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Pass the Pinto Beans, Please

Pass the Pinto Beans, Please

Have you ever walked into the kitchen and been taken over with the smells of a pot of pinto beans on the stove and golden-brown cornbread just coming out of the oven? 

Maybe it’s a memory from the past or it happened a few days ago. For me, it’s both! Growing up around great cooks, it occurred often. I realize that people eat beans around the world; however, I believe that we have our own culinary and hospitality twist in the south. 

The perfect bean recipe is important, the right high oven temperature is important for the cornbread and then the special additions must be considered. Chopped onions are a common garnish for the top of your beans and having the right Chow Chow relish can make all the difference in the world. There are many recipes and over time, if you are lucky enough to try several, you will settle on a favorite. 

Fall get togethers often feature food, I was recently invited to attend Ken and Laura Welborn’s annual gathering before the Brushy Mountain Apple Festival.  Pinto beans are the featured entrée. Laura follows a more traditional recipe that includes the addition of a ham hock for added flavor. 

Cornbread was prepared three different ways and there were at least three Chow Chow relishes available. Without a doubt the best Chow Chow was made and brought by Margie Roberts. She said she mixed graded cabbage, onions, green, red and yellow sweet peppers with a small hot pepper, “just enough hot to let you think it might be there”. Then add a little salt, sugar and white vinegar and when it’s all stirred together, put it in a half gallon mason jar and refrigerate, no heat required. It will last up to three months, that is if you don’t eat it all in the first week.  

Someone brought Sorghum Cane Molasses which was tasty on a piece of cornbread. Someone else brought Molasses Cookies which are heavy in texture and have a chewy taste from the past that makes you want to travel back in time. The conversations were pleasant and everyone seemed to have a great time. We did not have steak, hamburgers, hotdogs or lobster. We enjoyed the humble and gracious Pinto Bean. Southern hospitality at its best.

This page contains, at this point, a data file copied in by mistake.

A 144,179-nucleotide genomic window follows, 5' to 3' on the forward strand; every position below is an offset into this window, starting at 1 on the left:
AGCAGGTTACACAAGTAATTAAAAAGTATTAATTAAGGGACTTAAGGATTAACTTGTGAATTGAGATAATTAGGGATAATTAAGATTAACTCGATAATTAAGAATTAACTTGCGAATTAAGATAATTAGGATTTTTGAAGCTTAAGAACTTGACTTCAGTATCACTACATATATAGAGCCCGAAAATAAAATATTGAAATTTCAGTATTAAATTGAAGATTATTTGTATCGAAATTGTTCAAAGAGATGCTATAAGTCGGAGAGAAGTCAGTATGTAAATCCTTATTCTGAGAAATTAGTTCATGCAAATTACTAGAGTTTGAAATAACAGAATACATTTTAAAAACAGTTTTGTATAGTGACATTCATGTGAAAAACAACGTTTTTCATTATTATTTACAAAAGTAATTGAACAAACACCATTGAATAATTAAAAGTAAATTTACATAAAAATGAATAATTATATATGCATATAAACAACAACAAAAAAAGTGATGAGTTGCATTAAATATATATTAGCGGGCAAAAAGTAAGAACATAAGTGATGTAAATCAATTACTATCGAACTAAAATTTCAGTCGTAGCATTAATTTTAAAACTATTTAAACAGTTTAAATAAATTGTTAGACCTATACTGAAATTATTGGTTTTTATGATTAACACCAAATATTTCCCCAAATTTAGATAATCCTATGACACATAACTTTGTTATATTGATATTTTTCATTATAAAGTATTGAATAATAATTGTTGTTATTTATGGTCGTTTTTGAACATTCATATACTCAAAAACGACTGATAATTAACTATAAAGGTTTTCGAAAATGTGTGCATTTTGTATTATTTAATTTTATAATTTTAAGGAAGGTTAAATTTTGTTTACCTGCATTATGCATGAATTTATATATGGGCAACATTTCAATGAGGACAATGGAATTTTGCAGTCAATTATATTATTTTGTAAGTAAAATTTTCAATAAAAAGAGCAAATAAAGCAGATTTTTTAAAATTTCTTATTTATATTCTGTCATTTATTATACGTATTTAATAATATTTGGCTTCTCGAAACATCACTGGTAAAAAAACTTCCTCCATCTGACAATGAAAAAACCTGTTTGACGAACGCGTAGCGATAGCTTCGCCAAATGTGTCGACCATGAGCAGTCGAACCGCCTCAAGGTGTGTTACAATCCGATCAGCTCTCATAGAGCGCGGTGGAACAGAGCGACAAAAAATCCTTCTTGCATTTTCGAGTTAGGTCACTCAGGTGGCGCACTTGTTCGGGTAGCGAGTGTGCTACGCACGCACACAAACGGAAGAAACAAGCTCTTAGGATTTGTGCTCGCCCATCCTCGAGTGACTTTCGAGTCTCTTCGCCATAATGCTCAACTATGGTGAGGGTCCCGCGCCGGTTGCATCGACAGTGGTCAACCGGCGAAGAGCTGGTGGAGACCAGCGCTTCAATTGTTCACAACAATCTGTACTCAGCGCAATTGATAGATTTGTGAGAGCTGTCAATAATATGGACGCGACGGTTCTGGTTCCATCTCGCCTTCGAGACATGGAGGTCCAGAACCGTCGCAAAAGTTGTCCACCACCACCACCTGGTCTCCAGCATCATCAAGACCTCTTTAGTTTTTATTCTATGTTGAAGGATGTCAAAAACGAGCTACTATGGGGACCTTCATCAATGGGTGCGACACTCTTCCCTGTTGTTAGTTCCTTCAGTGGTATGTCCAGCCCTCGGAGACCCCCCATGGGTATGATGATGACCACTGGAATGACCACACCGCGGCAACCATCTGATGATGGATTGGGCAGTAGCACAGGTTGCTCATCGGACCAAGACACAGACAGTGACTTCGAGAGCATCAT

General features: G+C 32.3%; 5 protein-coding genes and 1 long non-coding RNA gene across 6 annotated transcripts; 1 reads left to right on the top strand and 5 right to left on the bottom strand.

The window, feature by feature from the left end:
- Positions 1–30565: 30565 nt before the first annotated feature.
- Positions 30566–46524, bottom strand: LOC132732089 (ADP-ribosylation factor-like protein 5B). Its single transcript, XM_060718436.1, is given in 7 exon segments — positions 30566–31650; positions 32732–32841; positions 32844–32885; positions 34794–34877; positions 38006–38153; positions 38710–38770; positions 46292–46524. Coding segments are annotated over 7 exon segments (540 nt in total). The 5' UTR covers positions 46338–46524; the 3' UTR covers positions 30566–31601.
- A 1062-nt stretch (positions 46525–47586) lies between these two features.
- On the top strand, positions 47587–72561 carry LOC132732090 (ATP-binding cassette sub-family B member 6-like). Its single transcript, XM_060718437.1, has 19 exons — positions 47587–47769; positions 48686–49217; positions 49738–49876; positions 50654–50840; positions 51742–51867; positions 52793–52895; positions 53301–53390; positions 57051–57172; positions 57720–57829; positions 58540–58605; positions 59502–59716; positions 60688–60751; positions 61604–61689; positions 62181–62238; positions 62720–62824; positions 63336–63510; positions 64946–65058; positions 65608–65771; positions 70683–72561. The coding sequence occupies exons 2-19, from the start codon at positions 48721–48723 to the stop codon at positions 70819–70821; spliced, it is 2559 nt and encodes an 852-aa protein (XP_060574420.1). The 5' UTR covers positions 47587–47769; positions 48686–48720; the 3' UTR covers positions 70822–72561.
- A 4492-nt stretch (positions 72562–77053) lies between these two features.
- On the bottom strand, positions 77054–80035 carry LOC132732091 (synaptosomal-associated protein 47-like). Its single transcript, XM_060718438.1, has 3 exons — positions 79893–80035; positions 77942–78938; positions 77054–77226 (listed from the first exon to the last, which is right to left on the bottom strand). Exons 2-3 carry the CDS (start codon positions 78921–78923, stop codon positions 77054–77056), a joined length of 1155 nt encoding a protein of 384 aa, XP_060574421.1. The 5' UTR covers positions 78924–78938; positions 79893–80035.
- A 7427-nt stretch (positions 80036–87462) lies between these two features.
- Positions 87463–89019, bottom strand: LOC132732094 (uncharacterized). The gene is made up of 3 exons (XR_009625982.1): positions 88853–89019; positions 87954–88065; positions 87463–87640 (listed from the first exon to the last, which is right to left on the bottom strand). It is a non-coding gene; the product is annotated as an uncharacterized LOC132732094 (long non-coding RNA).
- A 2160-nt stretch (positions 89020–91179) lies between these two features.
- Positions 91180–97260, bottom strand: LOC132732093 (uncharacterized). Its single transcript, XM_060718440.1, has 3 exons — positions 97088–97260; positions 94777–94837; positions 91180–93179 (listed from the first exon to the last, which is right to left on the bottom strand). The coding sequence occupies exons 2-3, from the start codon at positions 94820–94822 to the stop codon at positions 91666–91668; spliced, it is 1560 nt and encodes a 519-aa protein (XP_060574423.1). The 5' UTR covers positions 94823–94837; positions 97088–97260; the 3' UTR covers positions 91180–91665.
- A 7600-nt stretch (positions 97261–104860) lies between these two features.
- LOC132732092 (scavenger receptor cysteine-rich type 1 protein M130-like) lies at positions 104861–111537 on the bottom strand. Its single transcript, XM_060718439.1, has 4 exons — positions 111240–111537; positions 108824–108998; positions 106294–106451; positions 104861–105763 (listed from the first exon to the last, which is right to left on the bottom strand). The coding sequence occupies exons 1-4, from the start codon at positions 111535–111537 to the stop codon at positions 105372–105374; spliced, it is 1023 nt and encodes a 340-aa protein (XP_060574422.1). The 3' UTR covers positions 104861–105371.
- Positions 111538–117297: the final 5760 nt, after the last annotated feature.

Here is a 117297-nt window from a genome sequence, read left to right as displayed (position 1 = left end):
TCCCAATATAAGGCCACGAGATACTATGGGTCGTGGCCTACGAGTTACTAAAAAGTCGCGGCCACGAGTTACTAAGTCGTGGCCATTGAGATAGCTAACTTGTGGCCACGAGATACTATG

On Sunday, I was at a covered dish family gathering. There were all sorts of fine looking food that I knew very well was going to taste great. A few people were running a little late due to the distance of their drive. But when they arrived and opened the back of their SUV a large crock pot was retrieved. It was carried in such a way that you knew it was still hot. As they got closer to the table to set their covered dish, one of the guest said, “I know what that is, it’s Pinto Beans and that’s my favorite”. Well sure enough she was right. A big hot pot of pinto beans and a large tray of cornbread. 

It was a fine gathering! It was good to see everyone and there is always some food left over in case you want to take something home; however, the pinto beans were all eaten. There were a few conversations about memories of pinto beans and the good old days. 

Well, for me, this week has joined the list of the good old days. A week that I witnessed the power of southern hospitality brought to life by a rehydrated bean and the value of companionship. 

Pass the Pinto Beans and please don’t forget the Chow Chow. 

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